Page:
I use correlations between cosmic microwave background data and optical wide-field surveys as probes of cosmology and astrophysics, mostly focusing on the Sunyaev-Zel'dovich (SZ) effect. This signal, which was theoretically predicted in the 1970s, is caused by the scattering of cosmic microwave background photons in the hot, ionized gas in groups or clusters of galaxies (see the carton on the left). Both the random motion of the electrons in the hot gas and the bulk velocity of the entire cluster contribute to the SZ effect. These two contributions are often called the thermal and kinematic SZ effect, respectively.

I am part of the Dark Energy Survey (DES) collaboration, and have also worked with data from the South Pole Telescope and the Planck and AKARI satellites. Furthermore, I work with the output of large cosmological simulations, such as the Magneticum simulation suite, and the SZ simulations from the Titan-Mira Universe.

Please see below for a more detailed description of the research projects I have led. In addition to these main projects, I have also contributed to several other projects within the Dark Energy Survey collaboration. A full list of my publications is available from ADS , the arXiv or HEP-INSPIRE .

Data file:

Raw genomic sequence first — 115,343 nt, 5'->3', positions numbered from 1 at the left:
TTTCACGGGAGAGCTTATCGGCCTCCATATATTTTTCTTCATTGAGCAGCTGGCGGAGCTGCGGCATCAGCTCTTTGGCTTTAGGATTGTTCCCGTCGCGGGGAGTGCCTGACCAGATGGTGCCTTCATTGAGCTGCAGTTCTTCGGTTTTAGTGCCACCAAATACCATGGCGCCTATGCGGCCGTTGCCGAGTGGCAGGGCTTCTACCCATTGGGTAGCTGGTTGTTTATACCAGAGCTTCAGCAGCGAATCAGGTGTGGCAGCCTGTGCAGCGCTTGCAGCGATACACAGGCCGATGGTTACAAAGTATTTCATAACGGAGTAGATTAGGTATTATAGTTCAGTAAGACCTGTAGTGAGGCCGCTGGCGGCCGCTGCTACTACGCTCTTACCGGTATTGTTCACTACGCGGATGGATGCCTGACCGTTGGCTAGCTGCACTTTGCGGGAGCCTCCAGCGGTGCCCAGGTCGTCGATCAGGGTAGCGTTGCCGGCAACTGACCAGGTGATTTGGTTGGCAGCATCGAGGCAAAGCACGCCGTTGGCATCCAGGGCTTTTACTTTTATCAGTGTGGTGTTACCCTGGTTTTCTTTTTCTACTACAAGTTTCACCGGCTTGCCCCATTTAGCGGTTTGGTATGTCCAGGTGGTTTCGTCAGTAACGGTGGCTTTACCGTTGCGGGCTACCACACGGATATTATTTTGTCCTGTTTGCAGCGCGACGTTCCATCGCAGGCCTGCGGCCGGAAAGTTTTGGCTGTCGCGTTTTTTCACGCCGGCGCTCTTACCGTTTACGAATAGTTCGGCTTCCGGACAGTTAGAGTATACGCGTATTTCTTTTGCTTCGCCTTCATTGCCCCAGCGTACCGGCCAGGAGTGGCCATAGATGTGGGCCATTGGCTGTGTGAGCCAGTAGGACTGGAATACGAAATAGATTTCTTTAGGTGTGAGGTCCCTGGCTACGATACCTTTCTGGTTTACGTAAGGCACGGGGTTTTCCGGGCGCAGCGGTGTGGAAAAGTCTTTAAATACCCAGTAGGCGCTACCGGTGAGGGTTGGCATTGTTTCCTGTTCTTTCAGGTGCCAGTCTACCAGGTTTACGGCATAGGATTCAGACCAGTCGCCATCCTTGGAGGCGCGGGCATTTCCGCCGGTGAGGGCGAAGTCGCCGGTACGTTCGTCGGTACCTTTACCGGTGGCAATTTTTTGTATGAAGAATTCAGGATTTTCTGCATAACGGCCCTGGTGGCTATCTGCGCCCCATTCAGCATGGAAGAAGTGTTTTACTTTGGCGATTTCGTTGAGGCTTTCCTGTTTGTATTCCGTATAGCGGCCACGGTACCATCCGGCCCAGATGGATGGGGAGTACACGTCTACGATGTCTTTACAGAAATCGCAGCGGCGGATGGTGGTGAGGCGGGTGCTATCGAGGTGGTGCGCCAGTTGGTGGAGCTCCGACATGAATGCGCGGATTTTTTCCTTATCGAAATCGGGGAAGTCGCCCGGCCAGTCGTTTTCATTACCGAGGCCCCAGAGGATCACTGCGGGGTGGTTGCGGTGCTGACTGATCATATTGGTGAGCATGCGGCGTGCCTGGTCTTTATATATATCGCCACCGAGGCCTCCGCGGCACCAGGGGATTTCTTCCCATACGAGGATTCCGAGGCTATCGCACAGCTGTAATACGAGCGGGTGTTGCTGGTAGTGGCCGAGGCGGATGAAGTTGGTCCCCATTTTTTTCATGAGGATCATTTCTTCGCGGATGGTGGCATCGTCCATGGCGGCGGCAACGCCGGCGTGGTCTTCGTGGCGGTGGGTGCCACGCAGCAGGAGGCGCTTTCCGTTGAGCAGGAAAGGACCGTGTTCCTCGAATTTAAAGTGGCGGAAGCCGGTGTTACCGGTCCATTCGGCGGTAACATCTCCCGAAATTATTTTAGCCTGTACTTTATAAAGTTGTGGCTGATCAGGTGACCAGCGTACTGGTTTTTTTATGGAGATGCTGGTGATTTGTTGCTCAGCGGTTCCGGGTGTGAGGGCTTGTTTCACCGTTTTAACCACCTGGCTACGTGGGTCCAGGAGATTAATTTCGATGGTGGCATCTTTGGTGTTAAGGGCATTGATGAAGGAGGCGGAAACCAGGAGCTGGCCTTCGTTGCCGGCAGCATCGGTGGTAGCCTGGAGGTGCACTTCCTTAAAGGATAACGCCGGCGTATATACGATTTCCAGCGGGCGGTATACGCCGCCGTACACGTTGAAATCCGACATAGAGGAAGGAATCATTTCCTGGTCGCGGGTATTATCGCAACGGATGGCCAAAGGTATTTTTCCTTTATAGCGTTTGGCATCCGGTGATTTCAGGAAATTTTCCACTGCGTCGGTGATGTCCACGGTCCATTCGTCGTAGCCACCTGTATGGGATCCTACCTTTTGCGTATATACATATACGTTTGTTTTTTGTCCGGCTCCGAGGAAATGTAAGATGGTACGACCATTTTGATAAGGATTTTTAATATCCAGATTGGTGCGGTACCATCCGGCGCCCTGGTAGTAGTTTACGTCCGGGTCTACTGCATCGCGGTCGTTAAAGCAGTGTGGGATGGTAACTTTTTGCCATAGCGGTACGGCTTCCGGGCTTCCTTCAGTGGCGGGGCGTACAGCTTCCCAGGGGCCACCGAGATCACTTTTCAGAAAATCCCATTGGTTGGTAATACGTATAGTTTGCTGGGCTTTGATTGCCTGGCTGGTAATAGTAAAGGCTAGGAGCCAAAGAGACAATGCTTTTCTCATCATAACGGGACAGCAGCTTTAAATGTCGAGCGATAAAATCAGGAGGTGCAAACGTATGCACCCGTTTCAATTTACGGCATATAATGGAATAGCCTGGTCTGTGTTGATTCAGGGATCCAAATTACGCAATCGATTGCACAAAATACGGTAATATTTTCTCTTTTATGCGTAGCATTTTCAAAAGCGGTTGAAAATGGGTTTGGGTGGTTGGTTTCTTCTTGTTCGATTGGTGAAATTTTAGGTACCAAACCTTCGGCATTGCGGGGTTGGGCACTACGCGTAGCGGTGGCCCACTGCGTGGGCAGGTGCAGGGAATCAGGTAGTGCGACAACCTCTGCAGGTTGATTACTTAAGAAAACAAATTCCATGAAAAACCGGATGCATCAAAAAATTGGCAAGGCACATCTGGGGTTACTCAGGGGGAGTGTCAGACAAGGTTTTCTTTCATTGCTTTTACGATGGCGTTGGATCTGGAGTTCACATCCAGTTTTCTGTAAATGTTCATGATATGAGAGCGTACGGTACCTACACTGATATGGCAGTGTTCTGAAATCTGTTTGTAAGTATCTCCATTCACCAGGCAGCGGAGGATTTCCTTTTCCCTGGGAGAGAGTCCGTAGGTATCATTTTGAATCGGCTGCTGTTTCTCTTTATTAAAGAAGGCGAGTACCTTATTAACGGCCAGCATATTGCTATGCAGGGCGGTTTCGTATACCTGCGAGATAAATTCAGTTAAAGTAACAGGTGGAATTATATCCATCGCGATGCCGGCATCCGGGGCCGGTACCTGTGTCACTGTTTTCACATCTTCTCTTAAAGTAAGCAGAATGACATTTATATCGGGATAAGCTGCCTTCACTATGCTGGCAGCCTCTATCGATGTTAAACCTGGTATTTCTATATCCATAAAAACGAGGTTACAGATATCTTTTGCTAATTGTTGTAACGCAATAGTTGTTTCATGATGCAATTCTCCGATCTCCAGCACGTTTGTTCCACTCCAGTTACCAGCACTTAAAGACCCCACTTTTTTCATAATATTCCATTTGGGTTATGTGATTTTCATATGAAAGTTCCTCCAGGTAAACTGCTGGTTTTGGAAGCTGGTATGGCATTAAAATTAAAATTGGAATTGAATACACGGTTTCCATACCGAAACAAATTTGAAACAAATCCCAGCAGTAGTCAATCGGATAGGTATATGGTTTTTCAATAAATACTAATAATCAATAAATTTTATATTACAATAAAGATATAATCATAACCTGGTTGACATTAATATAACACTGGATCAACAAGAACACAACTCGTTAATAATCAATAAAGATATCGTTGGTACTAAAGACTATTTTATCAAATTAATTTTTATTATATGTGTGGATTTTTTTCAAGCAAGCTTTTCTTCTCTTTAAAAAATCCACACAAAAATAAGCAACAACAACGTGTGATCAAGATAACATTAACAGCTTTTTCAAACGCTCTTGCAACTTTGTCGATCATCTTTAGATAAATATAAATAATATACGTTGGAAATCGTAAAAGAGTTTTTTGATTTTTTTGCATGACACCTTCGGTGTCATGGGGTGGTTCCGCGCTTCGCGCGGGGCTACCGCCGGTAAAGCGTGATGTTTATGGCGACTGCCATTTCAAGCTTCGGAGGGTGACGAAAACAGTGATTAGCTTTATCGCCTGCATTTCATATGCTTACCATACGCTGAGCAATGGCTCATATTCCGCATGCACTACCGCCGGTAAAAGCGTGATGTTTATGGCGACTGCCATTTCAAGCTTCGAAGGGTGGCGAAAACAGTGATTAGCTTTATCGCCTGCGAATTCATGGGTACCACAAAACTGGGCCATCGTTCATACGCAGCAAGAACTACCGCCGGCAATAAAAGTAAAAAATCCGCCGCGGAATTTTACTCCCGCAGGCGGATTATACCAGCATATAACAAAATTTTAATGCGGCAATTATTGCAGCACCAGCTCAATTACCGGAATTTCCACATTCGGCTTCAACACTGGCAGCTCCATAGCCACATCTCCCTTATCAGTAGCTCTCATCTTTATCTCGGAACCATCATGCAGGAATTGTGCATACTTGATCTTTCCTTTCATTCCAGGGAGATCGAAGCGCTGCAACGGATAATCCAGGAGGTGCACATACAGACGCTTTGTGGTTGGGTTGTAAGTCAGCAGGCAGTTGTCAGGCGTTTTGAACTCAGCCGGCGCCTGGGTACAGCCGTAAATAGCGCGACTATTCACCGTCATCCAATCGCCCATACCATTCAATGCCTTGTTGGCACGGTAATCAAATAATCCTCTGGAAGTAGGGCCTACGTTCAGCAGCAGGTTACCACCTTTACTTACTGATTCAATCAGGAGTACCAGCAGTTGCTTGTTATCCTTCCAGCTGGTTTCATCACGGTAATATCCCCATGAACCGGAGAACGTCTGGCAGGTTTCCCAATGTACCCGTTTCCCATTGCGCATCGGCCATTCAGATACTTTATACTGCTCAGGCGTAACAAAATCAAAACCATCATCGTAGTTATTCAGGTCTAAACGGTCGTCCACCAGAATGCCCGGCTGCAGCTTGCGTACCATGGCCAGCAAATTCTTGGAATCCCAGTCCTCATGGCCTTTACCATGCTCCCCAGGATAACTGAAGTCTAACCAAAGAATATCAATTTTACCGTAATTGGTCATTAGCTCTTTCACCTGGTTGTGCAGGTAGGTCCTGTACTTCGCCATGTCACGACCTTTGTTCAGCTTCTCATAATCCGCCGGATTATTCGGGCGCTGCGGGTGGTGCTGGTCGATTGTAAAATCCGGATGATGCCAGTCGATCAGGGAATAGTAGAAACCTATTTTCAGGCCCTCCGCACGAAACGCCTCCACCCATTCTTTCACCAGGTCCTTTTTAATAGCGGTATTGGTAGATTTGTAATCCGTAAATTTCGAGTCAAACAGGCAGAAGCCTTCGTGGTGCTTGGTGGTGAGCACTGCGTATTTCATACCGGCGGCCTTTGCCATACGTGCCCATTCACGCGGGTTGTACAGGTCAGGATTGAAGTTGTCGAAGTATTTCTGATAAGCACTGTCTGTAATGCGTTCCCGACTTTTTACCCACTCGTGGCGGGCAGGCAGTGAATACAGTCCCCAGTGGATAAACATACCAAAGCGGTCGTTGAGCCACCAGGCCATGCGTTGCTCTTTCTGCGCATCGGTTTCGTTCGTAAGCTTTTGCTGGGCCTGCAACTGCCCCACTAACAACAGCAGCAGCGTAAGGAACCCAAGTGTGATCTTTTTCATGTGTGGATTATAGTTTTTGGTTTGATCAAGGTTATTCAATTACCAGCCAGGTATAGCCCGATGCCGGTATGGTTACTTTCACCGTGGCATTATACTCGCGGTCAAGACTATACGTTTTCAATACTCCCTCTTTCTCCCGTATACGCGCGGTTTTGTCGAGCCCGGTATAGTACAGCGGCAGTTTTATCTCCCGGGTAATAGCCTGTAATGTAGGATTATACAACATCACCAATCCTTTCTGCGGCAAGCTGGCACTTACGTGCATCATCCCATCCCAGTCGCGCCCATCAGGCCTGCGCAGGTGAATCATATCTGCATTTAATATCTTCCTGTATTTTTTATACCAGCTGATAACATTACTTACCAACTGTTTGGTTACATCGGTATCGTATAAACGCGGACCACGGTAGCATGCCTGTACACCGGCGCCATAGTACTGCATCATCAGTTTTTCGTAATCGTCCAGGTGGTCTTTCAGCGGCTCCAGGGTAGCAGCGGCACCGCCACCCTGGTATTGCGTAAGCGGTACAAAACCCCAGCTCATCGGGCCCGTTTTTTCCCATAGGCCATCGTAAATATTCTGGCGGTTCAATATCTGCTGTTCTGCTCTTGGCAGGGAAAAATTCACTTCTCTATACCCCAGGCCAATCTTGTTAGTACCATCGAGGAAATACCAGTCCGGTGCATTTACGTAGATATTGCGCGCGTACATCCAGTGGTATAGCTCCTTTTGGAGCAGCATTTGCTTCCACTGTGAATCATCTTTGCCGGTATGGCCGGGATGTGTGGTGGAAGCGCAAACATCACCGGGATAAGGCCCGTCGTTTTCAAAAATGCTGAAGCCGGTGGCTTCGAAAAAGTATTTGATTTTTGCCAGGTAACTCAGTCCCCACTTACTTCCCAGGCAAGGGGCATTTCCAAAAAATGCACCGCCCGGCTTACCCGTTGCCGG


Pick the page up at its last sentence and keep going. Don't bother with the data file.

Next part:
A new way of probing AGN feedback?

Active galactic nuclei (AGN), powered by accretion onto a supermassive black hole, are amongst the most powerful sources of radiation in the Universe. The energy they deposit into their surroundings has important consequences for galaxy formation, and even affects structure formation on scales that are relevant for measuring cosmological parameters using weak galaxy lensing. Accurate modelling of the energetics of AGN feedback is also a crucial ingredient of modern cosmological simulations.